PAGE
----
Chartered accountant and author
High-interest savings account (HISA) and guaranteed investment certificates (GICs)
David Trahair, 57, operates his own accounting firm. He is also the author of five personal-finance books, the latest being The Procrastinator’s Guide to Retirement: How You Can Retire in 10 Years or Less (2015).
Mr. Trahair was featured in Me and My Money in August of 2009. His portfolio then was allocated 57 per cent to GICs, 34 per cent to bonds and 9 per cent to equities. It is now 52 per cent in a HISA (Manulife Trust Investment Savings Account) and 48 per cent in GICs paying more than 2 per cent, compounded annually.
How he invests
Mr. Trahair is happy to hold only HISAs and GICs in his registered retirement savings plan. For one thing, they don’t come with stomach-churning plunges. And the Canada Deposit Insurance Corp. insures up to $100,000 held at each financial institution. Moreover, HISAs and GICs are “actually quite good at fighting inflation,” Mr. Trahair argues. That’s because interest rates go up when inflation rises.
HISAs adjust quickly. Fixed-rate GICs require more time, so they may trail inflation. But there are also periods when inflation sinks below GIC rates: For example, five-year GICs were 15.3 per cent in 1981 when inflation was 12.5 per cent.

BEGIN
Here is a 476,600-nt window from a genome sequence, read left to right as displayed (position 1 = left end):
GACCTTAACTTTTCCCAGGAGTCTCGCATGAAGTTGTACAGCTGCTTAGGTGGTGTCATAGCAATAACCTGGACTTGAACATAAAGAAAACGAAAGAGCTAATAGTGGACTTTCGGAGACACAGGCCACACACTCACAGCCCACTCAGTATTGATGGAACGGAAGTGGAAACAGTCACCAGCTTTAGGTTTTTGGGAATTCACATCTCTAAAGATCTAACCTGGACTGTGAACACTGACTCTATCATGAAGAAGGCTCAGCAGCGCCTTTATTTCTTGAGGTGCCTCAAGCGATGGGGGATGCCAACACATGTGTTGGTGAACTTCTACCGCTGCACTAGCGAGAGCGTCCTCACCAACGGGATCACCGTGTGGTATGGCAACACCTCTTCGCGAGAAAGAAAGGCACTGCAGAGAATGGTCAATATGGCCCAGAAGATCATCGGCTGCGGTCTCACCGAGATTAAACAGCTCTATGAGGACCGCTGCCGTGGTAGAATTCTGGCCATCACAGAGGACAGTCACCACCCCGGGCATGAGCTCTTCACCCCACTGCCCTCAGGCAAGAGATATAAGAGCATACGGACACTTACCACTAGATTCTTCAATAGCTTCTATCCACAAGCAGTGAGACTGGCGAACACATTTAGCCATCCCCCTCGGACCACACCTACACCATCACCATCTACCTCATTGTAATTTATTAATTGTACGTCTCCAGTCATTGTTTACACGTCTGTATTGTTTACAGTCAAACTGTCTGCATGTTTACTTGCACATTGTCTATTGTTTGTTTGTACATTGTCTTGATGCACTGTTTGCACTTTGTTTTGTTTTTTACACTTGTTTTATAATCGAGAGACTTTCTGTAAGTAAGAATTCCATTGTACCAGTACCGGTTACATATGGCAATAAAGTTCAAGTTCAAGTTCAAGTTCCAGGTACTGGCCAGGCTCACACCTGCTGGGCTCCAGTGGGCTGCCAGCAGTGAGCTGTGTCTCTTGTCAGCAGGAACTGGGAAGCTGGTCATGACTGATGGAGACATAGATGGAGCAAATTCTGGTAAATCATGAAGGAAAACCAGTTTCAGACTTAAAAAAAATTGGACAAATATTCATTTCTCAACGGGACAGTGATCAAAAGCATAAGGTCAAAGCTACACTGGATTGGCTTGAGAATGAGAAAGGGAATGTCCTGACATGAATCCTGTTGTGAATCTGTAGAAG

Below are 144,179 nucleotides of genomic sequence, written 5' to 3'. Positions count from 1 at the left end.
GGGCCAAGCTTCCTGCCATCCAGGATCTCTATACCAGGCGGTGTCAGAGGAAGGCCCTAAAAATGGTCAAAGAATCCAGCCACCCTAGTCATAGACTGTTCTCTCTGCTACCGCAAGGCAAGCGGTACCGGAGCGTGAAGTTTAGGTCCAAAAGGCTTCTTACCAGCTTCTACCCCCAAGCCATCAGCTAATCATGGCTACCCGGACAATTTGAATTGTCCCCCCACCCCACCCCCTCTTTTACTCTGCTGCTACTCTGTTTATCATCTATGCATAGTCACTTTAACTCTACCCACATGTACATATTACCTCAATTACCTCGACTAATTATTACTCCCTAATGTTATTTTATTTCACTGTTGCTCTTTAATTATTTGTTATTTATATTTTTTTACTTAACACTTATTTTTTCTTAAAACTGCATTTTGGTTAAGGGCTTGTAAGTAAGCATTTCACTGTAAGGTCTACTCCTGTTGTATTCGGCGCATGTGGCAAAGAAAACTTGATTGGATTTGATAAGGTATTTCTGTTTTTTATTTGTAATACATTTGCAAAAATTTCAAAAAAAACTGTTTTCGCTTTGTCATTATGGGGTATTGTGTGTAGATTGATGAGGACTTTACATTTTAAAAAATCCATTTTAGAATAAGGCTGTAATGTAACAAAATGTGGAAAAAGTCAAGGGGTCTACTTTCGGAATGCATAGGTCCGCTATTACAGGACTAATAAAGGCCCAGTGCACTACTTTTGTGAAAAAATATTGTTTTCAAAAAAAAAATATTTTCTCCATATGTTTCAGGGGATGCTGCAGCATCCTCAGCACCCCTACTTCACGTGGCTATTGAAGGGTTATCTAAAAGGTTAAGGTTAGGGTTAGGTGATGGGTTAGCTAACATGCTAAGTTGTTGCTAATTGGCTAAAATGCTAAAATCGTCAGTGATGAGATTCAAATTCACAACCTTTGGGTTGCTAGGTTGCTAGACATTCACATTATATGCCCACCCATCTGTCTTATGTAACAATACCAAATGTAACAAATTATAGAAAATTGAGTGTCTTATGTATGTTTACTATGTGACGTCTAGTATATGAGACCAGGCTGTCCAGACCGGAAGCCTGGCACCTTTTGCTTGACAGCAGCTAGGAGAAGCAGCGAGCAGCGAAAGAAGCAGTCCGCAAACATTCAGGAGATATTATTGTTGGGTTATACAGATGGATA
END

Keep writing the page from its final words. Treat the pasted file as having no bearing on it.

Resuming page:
He personally owns two- and three-year GICs. His average return over time will be somewhat less than five-year GICs but it will adjust sooner and more smoothly to market rates
Mr. Trahair does not categorically reject stocks. He is okay with gaining exposure when risk is low – that is, when optimism is at an ebb.
“I have positioned my portfolio so that more than half is in cash,” he remarks. “When there is another crash, I’ll have a decision to make with my adviser whether to get back into equities.”
Aligning investments to his risk preferences.
Critics may say staying out of the stock market is a bad move, Mr. Trahair notes. But he finds they often have an association with the financial industry and “make their living selling stocks and mutual funds.”
If you have exposure to stocks, the percentage in your portfolio should be “no more than 100 minus your age.”
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